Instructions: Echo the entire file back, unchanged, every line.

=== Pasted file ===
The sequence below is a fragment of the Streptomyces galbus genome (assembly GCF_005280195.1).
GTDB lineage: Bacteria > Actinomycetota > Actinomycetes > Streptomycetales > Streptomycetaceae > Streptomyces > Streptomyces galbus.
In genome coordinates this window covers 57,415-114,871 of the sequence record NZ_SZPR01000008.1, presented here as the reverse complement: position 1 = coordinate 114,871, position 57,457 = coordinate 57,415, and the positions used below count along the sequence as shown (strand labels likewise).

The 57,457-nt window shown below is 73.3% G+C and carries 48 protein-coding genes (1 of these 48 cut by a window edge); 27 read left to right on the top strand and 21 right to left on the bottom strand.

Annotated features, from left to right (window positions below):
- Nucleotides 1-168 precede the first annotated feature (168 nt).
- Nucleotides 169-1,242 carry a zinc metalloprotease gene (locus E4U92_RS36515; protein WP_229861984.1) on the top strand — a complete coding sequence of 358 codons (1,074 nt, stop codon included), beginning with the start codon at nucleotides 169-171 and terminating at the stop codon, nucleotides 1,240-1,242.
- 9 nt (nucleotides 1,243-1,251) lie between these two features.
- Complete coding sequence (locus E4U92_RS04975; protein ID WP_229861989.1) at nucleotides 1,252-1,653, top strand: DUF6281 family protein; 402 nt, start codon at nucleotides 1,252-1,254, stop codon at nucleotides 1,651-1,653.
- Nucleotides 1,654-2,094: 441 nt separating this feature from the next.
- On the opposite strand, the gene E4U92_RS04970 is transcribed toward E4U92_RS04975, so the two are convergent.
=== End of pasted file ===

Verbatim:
The sequence below is a fragment of the Streptomyces galbus genome (assembly GCF_005280195.1).
GTDB lineage: Bacteria > Actinomycetota > Actinomycetes > Streptomycetales > Streptomycetaceae > Streptomyces > Streptomyces galbus.
In genome coordinates this window covers 57,415-114,871 of the sequence record NZ_SZPR01000008.1, presented here as the reverse complement: position 1 = coordinate 114,871, position 57,457 = coordinate 57,415, and the positions used below count along the sequence as shown (strand labels likewise).

The 57,457-nt window shown below is 73.3% G+C and carries 48 protein-coding genes (1 of these 48 cut by a window edge); 27 read left to right on the top strand and 21 right to left on the bottom strand.

Annotated features, from left to right (window positions below):
- Nucleotides 1-168 precede the first annotated feature (168 nt).
- Nucleotides 169-1,242 carry a zinc metalloprotease gene (locus E4U92_RS36515; protein WP_229861984.1) on the top strand — a complete coding sequence of 358 codons (1,074 nt, stop codon included), beginning with the start codon at nucleotides 169-171 and terminating at the stop codon, nucleotides 1,240-1,242.
- 9 nt (nucleotides 1,243-1,251) lie between these two features.
- Complete coding sequence (locus E4U92_RS04975; protein ID WP_229861989.1) at nucleotides 1,252-1,653, top strand: DUF6281 family protein; 402 nt, start codon at nucleotides 1,252-1,254, stop codon at nucleotides 1,651-1,653.
- Nucleotides 1,654-2,094: 441 nt separating this feature from the next.
- On the opposite strand, the gene E4U92_RS04970 is transcribed toward E4U92_RS04975, so the two are convergent.